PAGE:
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RE: Speak now, or...

Whoa there, Michael. Don't go so fast.

I do have a folder of all of the messages which have been sent to this   
list since it was created. (I even populated it with Andrew's copies for   
the messages prior to my joining it.)

In nowhere was there an "agreement". In fact, "agree" was referenced in   
only a few messages dated on 07/04/96 (if you discount the one message at   
04/29/96 by Andrew.) Do you want a copy of them?

The only agreement which seemed to have occured was that xlock should not   
mess with utmp because it does not start/stop a session.

So, Yes, I do have a problem with your proposed scheme.

I do not want login lying around on the system waiting for a shell to   
terminate. That is wrong. It goes against the way that I think of UNIX   
and, in my opinion, will only open up yet another hole that can result in   
strange race and deadlock conditions.

The present design of init running a program and that program terminating   
which causes init to restart it is still the best way.

There is no reason to keep login lying around just waiting for the event   
to occur. The present scheme of using rlogind, telnetd, and getty is   
quite good at the session management and I, for one, am not so willing to   
just abandon it for the sake of PAM.

PAM seems to work on the Sun platforms. It works without keeping login   
there. Perhaps you should go back and investigate what Sun does before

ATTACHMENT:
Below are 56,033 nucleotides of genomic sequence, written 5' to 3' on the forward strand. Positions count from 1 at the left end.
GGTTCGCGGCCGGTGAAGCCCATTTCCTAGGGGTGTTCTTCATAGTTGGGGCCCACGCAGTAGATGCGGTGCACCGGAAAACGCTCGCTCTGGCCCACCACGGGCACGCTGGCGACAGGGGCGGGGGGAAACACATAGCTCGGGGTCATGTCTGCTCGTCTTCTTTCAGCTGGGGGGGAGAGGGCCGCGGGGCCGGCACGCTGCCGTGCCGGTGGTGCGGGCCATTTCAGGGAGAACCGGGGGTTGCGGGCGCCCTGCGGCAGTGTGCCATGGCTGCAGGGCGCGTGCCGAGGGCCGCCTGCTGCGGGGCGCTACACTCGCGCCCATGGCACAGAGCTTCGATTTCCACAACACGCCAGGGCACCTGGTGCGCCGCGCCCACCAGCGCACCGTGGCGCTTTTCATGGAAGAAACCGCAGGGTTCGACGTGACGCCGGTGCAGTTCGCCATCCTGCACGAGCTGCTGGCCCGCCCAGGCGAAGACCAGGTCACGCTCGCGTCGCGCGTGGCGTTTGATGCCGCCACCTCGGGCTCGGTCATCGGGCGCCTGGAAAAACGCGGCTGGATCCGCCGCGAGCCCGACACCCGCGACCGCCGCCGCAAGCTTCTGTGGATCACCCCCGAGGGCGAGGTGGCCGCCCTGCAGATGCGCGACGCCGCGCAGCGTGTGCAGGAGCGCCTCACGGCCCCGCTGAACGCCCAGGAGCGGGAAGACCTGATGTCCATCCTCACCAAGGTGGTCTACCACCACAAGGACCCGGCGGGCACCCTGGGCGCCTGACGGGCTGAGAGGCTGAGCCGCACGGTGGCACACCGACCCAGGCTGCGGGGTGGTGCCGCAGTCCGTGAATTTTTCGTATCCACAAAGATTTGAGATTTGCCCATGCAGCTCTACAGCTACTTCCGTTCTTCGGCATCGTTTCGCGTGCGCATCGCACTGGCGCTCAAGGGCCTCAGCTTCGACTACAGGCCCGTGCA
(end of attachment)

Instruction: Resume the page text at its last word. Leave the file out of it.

you decide to change things so drastically.

From:  Michael K. Johnson[SMTP:johnsonm@redhat.com]
Sent:  Wednesday, July 24, 1996 7:48 PM
To:  pam-list
Subject:  Re: Speak now, or...

Al Longyear writes:
>There is something that I don't quite understand here.
>You say that if login does authentication then it will use PAM. If it
>does not, then it won't. OK. That much is good.

No, that's not what I said.  I said that if it doesn't do authentication,
it will still open and close a session.

>However, login does not wait for the session to terminate. It execs the   

>shell which replaces the login program by the shell.

Not any more.  We've discussed this on the pam list already.  As we
agreed, a pamified login forks, execs, and waits.  Yes, it's not what
Unix has done since the beginning of time.  We do know that.  We are
now changing that.

>Therefore, if you are going to end the session, the work for ending the   

>session is performed by the starting logic of getty and not by login.
>Login starts the session. It does not end it.

That is not what we agreed upon a week or three ago on this list.

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